Tells a thoughtful, eco-conscious story with a strong female lead, ideal for kids interested in poetry and adventure.

The Adventures of Piratess Tilly

In this picture book, an adventurous girl and her crew of orphaned boys sail the high seas and intercept a band of pirates kidnapping tortoises.

Told in haiku, Lorayne’s debut picture book, with illustrations by Watson, introduces readers to Tilly, a girl with a courageous spirit and patched jeans who sails around the world on the Foster with her crew of orphaned boys. Together with Yuki, a koala Tilly rescued from Australia, they use a compass and star chart to explore the ocean, all while cataloging, sketching, and studying what they find, including whales, birds, and other sea life. All is calm until they head to the Galapagos Islands and spy pirates kidnapping baby giant tortoises. The crew of the Foster doesn’t hesitate to act and steal onto the pirates’ ship to right the wrong. Lorayne has written a thoughtful take on the pirate genre, with a female-led crew focused on science and discovery. There’s a strong awareness of ecology, though the text also still works as an adventure. The seamlessly incorporated haiku also work well, serving as an appreciable introduction to the poetic form for young readers. In addition to being lovely poems, the haiku clearly explain the moment. For instance, “Just off the port side / Magnificence of the sea / Humpback whales surface.” With such little text, Watson’s artwork has ample space on the page to help illustrate what’s happening. The beautiful watercolors feature rich colors and intricate details. Some of the vocabulary and references, such as one to Darwin, could be challenging for young readers, so the story offers plenty of opportunities for further investigation in the classroom or at home.

Tells a thoughtful, eco-conscious story with a strong female lead, ideal for kids interested in poetry and adventure.

Pub Date: N/A

ISBN: 978-0692296103

Page Count: 32

Publisher: White Wave Press

Review Posted Online: June 3, 2015

Kirkus Reviews Issue: July 1, 2015

Did you like this book?

No Comments Yet

ABIYOYO RETURNS

The seemingly ageless Seeger brings back his renowned giant for another go in a tuneful tale that, like the art, is a bit sketchy, but chockful of worthy messages. Faced with yearly floods and droughts since they’ve cut down all their trees, the townsfolk decide to build a dam—but the project is stymied by a boulder that is too huge to move. Call on Abiyoyo, suggests the granddaughter of the man with the magic wand, then just “Zoop Zoop” him away again. But the rock that Abiyoyo obligingly flings aside smashes the wand. How to avoid Abiyoyo’s destruction now? Sing the monster to sleep, then make it a peaceful, tree-planting member of the community, of course. Seeger sums it up in a postscript: “every community must learn to manage its giants.” Hays, who illustrated the original (1986), creates colorful, if unfinished-looking, scenes featuring a notably multicultural human cast and a towering Cubist fantasy of a giant. The song, based on a Xhosa lullaby, still has that hard-to-resist sing-along potential, and the themes of waging peace, collective action, and the benefits of sound ecological practices are presented in ways that children will both appreciate and enjoy. (Picture book. 5-9)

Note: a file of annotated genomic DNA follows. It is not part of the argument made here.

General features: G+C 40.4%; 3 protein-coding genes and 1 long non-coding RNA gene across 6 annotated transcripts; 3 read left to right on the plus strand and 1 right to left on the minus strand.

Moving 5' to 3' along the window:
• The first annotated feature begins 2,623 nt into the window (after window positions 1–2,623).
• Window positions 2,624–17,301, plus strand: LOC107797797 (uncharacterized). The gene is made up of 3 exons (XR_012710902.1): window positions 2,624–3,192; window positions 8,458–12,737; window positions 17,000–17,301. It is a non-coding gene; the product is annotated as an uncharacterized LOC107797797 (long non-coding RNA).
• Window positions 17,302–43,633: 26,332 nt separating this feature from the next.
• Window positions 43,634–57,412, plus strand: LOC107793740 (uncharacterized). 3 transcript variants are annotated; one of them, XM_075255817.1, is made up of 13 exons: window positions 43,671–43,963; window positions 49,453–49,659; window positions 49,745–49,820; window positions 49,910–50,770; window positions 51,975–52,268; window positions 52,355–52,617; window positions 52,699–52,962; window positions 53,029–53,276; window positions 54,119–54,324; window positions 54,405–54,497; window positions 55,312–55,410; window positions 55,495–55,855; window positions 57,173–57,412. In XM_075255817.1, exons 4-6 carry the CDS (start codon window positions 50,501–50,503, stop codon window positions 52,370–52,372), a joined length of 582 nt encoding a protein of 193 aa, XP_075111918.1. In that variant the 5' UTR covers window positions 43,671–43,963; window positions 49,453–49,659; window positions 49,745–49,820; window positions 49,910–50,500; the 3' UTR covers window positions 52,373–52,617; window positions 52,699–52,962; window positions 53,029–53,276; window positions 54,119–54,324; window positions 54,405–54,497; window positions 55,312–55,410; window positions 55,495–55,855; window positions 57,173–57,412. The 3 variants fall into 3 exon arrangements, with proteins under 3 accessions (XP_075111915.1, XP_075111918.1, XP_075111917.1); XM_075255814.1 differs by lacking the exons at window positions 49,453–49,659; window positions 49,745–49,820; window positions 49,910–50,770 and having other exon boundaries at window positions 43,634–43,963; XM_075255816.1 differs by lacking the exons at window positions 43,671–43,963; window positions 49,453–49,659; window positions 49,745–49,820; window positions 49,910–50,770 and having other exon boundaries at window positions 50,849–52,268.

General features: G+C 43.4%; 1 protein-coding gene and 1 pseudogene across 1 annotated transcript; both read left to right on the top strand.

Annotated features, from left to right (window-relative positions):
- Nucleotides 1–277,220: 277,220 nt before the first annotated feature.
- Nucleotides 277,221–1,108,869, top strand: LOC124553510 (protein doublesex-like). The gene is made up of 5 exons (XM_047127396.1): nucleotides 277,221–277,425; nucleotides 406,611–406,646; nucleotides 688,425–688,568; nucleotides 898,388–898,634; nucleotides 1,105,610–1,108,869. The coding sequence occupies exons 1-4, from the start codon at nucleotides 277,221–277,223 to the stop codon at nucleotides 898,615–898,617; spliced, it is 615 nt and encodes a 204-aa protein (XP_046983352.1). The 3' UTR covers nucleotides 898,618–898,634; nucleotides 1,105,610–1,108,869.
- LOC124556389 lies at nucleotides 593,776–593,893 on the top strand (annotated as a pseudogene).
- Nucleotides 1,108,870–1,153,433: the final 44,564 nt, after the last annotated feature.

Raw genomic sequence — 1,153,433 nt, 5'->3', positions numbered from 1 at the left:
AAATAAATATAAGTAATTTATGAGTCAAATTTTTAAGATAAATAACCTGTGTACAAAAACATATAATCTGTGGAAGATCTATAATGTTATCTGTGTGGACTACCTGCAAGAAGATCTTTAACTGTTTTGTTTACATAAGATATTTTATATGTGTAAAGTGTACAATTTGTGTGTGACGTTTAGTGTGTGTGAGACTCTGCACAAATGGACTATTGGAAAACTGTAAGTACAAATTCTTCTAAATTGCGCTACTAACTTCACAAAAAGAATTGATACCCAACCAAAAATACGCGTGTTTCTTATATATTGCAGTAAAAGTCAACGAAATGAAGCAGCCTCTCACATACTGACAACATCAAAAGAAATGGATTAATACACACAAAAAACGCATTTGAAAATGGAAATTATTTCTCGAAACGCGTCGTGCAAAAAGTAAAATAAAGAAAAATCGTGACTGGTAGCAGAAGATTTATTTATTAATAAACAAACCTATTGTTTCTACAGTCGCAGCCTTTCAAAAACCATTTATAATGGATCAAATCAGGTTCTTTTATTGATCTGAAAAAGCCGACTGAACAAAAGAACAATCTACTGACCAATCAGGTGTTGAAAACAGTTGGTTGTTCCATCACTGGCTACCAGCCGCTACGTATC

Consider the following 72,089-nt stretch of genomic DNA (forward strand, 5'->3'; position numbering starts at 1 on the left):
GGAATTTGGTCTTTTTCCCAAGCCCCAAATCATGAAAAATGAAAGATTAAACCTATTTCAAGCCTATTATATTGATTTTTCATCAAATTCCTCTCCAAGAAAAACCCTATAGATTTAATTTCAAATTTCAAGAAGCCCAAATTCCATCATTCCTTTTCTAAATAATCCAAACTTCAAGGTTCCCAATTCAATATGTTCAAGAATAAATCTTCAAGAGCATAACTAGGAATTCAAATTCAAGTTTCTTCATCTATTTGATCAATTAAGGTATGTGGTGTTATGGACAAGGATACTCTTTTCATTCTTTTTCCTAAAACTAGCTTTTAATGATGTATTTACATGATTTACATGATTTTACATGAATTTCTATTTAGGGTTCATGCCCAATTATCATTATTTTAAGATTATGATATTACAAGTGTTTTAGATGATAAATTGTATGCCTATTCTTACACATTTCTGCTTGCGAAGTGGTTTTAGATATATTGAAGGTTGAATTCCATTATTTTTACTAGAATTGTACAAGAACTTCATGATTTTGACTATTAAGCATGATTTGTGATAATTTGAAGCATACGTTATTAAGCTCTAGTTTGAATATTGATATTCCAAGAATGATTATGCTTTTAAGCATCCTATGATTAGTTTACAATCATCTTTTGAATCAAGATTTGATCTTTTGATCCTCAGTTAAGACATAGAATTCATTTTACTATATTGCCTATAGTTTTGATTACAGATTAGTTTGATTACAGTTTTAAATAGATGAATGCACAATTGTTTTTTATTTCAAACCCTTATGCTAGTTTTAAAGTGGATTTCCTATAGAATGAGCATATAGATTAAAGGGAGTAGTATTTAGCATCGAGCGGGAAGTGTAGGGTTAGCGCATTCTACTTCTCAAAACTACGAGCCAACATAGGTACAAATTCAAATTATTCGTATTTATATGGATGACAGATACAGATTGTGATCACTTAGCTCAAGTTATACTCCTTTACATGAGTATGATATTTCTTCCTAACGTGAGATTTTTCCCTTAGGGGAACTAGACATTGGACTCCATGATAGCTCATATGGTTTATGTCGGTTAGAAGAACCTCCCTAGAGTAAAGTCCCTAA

Pub Date: Oct. 1, 2001

ISBN: 0-689-83271-0

Page Count: 40

Publisher: Simon & Schuster

Review Posted Online: May 20, 2010

Kirkus Reviews Issue: Sept. 15, 2001

Did you like this book?

No Comments Yet

A DOG NAMED SAM

A book that will make young dog-owners smile in recognition and confirm dogless readers' worst suspicions about the mayhem caused by pets, even winsome ones. Sam, who bears passing resemblance to an affable golden retriever, is praised for fetching the family newspaper, and goes on to fetch every other newspaper on the block. In the next story, only the children love Sam's swimming; he is yelled at by lifeguards and fishermen alike when he splashes through every watering hole he can find. Finally, there is woe to the entire family when Sam is bored and lonely for one long night. Boland has an essential message, captured in both both story and illustrations of this Easy-to-Read: Kids and dogs belong together, especially when it's a fun-loving canine like Sam. An appealing tale. (Picture book. 4-8)

Pub Date: April 1, 1996

ISBN: 0-8037-1530-7

Page Count: 40

Publisher: Dial Books

Review Posted Online: May 20, 2010

Kirkus Reviews Issue: Feb. 1, 1996

Did you like this book?

No Comments Yet
more